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Fight for talent on amid Brexit worries

by LLB Reporter
25th Apr 17 7:59 am

What will happen?

Employers are competing for talent in the wake of continued Brexit negotiations with permanent and flexible placements up in March 2017 against y/y 2016. 

Not only is the median number of placements increasing, but salaries have risen in ALL six major sectors reflecting talent and skills shortages, in the face of increasing demand for professional staffing candidates. 

In the month when Article 50 was triggered – prior to the surprise announcement of a General Election called for June 2017 – median salaries across the professional staffing industries were seen to have increased by 0.8 per cent y/y with Financial Services leading the way at +3.5 per cent.  This exceeds the labour market statistics released by the ONS on 12th April 2017 which shows growth in real term pay dropped to 0.1 per cent in the period December 2016 – February 2017.

Forward demand for placements, as highlighted by vacancies registered by hiring companies, is also showing slight growth as an average median, with talent hungry sectors showing a more dramatic need to fill vacancies e.g. Social Work +27 per cent and Marketing +6 per cent.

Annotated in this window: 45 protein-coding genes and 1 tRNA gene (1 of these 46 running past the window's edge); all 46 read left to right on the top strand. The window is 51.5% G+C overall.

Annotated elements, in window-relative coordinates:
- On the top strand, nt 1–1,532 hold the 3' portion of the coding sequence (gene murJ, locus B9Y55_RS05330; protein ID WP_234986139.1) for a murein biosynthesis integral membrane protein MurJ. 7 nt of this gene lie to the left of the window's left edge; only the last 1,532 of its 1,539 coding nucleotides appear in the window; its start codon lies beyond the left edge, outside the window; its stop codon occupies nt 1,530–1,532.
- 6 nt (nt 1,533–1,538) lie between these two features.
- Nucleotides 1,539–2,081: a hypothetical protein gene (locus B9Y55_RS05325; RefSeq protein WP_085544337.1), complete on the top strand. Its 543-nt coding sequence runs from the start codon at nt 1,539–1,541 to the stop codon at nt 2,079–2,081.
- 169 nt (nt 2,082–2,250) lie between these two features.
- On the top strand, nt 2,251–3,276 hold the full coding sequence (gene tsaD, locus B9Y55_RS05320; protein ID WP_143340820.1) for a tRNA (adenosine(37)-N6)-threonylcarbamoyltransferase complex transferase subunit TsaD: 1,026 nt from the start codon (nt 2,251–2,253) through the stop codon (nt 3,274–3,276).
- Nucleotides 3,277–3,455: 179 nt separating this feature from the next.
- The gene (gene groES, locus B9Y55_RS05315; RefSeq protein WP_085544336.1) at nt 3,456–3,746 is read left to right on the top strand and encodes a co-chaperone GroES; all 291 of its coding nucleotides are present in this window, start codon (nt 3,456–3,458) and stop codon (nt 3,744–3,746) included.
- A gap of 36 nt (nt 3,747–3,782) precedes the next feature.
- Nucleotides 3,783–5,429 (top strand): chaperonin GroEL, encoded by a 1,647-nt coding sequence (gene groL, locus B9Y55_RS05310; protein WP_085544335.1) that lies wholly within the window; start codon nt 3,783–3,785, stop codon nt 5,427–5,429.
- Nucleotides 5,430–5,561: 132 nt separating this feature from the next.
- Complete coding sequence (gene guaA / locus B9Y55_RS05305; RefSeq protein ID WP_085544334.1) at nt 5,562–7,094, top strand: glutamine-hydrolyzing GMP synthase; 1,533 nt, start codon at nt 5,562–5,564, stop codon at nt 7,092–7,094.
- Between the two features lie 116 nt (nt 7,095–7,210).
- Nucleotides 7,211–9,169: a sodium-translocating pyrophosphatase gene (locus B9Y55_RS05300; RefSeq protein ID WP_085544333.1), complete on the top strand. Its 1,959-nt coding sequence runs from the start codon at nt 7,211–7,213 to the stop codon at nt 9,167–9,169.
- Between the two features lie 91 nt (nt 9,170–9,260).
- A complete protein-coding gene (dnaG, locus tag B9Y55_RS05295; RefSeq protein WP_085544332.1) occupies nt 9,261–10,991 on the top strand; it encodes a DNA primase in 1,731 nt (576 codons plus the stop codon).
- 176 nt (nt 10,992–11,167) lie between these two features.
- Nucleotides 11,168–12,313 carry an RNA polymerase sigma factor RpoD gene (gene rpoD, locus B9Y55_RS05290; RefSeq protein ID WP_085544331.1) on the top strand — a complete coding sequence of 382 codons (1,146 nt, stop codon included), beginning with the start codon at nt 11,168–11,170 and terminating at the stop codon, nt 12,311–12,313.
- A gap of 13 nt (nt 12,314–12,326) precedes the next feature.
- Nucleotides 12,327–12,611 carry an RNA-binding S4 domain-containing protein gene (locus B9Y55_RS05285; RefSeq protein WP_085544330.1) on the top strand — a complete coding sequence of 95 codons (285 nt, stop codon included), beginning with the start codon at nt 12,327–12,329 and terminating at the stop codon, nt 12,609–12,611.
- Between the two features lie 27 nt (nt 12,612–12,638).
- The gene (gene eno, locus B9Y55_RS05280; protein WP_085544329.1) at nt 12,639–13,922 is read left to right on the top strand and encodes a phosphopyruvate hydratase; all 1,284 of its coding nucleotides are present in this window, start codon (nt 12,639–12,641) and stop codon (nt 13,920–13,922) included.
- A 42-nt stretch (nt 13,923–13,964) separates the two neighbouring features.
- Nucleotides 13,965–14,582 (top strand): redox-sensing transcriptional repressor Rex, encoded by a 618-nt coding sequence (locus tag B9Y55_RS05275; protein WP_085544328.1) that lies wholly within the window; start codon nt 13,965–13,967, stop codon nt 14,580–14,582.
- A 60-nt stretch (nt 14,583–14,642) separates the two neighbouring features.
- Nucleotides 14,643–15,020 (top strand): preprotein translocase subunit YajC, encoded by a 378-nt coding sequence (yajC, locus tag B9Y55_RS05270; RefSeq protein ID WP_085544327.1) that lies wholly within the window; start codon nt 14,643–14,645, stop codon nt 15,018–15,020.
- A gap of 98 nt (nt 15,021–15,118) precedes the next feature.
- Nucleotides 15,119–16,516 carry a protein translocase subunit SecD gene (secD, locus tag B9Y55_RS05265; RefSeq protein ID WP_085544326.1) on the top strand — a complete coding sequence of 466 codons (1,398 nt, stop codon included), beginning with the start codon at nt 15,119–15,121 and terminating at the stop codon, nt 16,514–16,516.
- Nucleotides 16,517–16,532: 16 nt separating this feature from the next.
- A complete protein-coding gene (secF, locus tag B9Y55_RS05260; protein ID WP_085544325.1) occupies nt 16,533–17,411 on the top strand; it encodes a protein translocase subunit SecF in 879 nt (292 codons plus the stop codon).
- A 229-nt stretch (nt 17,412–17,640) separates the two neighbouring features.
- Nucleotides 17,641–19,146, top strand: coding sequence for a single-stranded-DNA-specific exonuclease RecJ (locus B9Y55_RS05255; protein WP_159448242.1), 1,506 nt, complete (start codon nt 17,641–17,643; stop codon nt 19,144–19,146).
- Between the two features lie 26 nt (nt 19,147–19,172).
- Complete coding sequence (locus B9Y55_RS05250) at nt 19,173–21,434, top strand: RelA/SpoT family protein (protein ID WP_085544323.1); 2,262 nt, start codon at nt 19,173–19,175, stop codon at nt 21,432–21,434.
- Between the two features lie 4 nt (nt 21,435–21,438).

Commenting on the latest survey results, CEO of APSCo, Ann Swain emphasises that APSCo members are flexing to meet the needs of hiring companies who are concerned as to how they will meet their resourcing needs in the face of growing employment status, and increasing candidate shortages.  

“As demand for placements via recruiters continue to rise, the search for talent is becoming more competitive, as evidenced by the increase in salaries and rise in forward vacancies registered by hiring companies.

“With the candidate-stream slowing down and skills shortages intensifying, we’re seeing greater rewards and retention initiatives being offered by hiring companies, as well as more consideration to flexible and interim assignments in a bid to find short term solutions.

“With a snap Election offering the opportunity to get skills, jobs and recruitment up the agenda not only from an internal perspective but also with regards to the Brexit negotiations, we hope that the Government’s election campaign will extend to legislation around trade and employment that will positively impact the professional recruitment sector directly and act as a catalyst to firm up strategies around skills and employment post-Brexit”. 

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